"But I said also, 'Yet I have been seeking Tash all my days.'

'Beloved, said the Glorious One, unless thy desire had been for me thou wouldst not have sought so long and so truly. For all find what they truly seek."[8] 

What does this passage suggest? That a person who serves Satan faithfully will reap eternal blessings if he does some "good" things? That those "good deeds" will save you, even if you trust in a false god and reject the true gospel? That Rick Warren is right and those who resist his "Second Reformation" are wrong?  Remember, that Reformation calls for a change in Christian focus from doctrine and beliefs to deeds and behavior.[9]

Don't believe it! God's Word tells us that -

"...this is eternal life, that they may know You, the only true God, and Jesus Christ whom You have sent." John 17:3

For by grace you have been saved through faith, and that not of yourselves; it is the gift of God, not of works, lest anyone should boast." Ephesians 2:8-9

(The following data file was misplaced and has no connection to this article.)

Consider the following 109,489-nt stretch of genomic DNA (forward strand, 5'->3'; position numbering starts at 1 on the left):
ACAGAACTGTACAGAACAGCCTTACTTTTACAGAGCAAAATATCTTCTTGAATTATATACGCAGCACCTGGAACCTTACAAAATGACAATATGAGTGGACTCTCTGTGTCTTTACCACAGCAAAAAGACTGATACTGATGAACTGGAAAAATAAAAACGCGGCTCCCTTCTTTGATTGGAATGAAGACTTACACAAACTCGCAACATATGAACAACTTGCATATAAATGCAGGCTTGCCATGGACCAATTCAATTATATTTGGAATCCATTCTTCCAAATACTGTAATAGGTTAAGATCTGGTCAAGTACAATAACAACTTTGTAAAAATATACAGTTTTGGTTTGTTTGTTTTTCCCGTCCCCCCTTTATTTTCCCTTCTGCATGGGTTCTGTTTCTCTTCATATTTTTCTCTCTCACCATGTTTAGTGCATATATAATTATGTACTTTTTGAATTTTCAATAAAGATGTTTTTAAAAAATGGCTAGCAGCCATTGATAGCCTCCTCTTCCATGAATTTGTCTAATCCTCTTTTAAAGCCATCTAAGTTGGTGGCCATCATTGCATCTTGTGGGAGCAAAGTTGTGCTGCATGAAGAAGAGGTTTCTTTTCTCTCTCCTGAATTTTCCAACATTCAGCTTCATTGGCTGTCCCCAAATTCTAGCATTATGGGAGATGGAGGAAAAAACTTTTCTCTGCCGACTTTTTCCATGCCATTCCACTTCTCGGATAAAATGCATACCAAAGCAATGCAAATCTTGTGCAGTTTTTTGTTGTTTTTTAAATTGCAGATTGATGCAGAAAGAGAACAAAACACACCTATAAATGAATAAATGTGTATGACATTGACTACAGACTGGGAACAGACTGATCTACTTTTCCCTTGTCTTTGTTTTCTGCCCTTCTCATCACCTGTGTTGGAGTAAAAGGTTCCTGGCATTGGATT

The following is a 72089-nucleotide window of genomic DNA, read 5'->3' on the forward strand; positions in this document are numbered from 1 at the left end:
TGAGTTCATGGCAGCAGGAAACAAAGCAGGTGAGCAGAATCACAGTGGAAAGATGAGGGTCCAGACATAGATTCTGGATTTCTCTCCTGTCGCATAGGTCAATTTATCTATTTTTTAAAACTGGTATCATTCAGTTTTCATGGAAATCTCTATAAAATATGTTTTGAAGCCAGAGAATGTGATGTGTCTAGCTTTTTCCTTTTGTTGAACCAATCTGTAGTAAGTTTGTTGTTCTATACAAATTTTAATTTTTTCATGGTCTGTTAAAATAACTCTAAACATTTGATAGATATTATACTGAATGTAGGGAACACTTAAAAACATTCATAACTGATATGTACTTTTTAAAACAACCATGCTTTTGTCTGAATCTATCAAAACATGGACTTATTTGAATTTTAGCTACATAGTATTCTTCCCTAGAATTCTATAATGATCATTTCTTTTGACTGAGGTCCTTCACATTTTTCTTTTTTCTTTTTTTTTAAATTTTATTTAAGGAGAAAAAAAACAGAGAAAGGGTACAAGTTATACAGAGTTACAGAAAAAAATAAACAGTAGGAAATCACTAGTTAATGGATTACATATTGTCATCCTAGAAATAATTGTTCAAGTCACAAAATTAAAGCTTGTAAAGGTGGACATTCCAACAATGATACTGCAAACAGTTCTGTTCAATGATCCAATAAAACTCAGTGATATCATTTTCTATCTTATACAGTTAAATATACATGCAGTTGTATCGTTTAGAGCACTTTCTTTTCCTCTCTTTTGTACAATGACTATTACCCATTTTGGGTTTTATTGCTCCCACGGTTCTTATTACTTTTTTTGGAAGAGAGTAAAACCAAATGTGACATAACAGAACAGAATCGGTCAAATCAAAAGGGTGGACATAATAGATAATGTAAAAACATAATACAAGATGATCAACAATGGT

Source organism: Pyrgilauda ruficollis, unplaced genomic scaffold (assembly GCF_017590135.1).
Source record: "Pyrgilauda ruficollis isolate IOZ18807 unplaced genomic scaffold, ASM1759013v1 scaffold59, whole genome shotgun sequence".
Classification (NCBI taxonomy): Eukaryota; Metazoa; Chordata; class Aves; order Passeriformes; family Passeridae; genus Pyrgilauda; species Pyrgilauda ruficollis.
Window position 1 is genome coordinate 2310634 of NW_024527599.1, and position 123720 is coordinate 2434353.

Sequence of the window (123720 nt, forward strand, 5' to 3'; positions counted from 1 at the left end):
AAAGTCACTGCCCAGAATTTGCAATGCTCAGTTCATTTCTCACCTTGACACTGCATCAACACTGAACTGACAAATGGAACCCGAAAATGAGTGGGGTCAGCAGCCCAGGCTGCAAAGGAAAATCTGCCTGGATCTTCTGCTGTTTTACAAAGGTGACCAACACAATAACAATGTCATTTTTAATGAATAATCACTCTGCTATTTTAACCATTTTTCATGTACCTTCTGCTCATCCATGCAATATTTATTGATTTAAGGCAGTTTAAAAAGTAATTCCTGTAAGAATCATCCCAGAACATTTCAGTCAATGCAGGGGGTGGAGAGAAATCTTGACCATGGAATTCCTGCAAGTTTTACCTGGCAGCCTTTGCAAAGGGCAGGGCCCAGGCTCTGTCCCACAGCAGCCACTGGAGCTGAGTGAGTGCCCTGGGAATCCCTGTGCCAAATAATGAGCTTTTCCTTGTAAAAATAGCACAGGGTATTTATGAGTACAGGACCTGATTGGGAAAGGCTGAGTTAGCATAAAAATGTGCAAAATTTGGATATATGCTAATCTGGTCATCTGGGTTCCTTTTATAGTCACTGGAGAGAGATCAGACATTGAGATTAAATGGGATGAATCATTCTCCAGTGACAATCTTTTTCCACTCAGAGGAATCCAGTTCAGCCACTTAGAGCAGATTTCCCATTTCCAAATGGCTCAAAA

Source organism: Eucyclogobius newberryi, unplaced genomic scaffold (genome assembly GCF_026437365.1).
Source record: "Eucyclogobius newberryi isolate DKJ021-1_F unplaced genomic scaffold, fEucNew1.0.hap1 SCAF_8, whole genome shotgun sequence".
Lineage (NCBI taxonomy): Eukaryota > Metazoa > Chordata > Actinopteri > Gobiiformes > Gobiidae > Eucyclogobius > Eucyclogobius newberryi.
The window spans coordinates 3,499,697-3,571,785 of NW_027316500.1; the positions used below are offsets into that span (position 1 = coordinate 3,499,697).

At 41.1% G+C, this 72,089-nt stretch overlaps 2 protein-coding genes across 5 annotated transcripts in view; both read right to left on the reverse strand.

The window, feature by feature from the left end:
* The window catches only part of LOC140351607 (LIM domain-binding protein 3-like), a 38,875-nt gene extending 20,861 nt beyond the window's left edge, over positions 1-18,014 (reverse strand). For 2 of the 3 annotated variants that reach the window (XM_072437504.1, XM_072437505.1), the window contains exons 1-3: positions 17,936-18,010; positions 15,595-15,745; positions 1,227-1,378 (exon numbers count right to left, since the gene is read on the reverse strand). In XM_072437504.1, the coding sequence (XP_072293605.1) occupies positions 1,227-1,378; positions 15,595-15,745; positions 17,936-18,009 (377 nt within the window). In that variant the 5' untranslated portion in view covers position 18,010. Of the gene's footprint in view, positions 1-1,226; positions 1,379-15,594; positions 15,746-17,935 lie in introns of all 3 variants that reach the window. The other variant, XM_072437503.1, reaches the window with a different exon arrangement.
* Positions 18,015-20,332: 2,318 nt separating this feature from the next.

...this gospel of the kingdom will be preached in all the world as a witness to all the nations, and then the end will come." Matthew 24:14


 

6. The Sword of the Spirit: The WORD OF GOD.

Never have our children been surrounded by so many spiritual counterfeits, seductive suggestions, digital delights and occult images. And seldom has the Christian community been less prepared to resist such spiritual temptations. We can't trust Christian schools or youth pastors to fulfill our God-given assignment. But when we -- as families -- trust God, memorize His Word, wear His armor, follow His way, and praise Him together, we will know a fellowship in our families that far exceeds the fleeting fantasies that the world offers.

      "As you therefore have received Christ Jesus the Lord, so walk in Him, rooted and built up in Him and established in the faith, as you have been taught, abounding in it with thanksgiving.

      "Beware lest anyone cheat you through philosophy and empty deceit, according to the tradition of men, according to the basic principles of the world, and not according to Christ. For in Him dwells all the fullness of the Godhead bodily; and you are complete in Him, who is the head of all principality and power." Colossians 2:6


Endnotes: